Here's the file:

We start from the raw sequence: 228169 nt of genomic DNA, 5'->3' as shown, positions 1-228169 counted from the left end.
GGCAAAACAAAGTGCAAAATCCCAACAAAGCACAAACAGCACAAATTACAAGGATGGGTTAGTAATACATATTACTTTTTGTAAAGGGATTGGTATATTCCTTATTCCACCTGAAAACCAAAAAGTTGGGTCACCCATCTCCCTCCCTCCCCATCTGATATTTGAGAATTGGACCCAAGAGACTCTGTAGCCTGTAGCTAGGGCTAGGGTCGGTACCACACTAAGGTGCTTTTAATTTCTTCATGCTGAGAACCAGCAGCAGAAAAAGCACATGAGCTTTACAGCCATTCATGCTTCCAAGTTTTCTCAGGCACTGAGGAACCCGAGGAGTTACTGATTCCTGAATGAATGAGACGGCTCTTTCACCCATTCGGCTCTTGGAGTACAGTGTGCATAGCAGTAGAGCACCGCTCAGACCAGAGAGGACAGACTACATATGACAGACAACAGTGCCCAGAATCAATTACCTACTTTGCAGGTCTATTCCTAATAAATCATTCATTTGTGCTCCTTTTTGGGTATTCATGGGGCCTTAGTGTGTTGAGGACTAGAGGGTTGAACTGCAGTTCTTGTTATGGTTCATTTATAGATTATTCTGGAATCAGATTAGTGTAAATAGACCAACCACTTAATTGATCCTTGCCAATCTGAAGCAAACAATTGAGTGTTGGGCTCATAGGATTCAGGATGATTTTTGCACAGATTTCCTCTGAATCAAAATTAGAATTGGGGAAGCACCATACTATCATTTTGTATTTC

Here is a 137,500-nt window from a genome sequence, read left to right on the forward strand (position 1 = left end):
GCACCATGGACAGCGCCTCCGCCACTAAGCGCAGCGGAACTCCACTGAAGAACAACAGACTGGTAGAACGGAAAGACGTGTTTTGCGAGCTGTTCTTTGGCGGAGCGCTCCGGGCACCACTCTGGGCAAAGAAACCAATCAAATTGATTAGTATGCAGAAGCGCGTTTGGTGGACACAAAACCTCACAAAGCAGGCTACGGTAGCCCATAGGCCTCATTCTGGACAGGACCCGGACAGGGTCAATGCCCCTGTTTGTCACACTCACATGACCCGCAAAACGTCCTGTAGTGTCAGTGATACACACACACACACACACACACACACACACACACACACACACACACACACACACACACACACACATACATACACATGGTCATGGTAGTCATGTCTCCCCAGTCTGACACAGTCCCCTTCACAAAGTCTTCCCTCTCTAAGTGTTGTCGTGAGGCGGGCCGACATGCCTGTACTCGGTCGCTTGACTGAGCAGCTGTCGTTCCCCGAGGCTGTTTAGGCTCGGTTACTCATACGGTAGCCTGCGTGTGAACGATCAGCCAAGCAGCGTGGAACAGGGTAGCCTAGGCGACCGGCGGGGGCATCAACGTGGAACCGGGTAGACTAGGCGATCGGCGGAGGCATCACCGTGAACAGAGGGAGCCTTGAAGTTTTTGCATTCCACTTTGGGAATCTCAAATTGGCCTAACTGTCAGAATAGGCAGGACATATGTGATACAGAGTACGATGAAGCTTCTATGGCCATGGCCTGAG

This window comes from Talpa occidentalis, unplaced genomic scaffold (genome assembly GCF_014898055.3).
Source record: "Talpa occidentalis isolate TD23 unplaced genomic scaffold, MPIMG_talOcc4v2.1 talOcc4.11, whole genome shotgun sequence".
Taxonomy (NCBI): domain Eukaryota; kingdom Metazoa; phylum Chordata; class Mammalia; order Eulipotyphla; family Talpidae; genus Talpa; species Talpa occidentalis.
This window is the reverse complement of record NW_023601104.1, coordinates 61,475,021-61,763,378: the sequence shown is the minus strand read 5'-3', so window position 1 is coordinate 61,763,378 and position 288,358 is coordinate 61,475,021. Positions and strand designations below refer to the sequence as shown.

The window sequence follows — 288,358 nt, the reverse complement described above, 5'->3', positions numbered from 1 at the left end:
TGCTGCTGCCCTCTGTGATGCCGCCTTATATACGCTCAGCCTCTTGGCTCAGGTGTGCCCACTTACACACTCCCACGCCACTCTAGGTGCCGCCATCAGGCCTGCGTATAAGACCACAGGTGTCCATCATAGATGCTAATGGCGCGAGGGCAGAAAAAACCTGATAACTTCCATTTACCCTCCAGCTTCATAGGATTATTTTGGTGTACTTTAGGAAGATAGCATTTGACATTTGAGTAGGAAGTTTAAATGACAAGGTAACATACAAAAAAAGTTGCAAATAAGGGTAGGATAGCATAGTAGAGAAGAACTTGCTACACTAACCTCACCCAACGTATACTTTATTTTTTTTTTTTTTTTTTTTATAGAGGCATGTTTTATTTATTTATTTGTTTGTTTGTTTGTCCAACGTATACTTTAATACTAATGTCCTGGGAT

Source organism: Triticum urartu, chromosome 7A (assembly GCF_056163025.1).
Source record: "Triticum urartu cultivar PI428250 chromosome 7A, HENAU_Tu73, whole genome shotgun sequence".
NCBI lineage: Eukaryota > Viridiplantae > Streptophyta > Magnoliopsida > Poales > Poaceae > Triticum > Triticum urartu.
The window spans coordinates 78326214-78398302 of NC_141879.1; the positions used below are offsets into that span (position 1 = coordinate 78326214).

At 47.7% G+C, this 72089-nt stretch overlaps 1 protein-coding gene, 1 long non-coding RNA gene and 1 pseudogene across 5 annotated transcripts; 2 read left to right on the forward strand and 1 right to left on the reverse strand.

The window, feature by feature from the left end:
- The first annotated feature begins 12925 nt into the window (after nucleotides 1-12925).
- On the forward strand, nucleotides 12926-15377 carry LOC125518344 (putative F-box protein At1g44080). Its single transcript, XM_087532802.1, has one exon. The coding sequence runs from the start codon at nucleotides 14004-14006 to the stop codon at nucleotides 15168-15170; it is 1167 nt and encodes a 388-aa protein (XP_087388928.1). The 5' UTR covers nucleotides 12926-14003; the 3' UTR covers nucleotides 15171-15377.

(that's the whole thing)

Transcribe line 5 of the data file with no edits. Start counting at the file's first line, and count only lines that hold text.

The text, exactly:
This window comes from Talpa occidentalis, unplaced genomic scaffold (genome assembly GCF_014898055.3).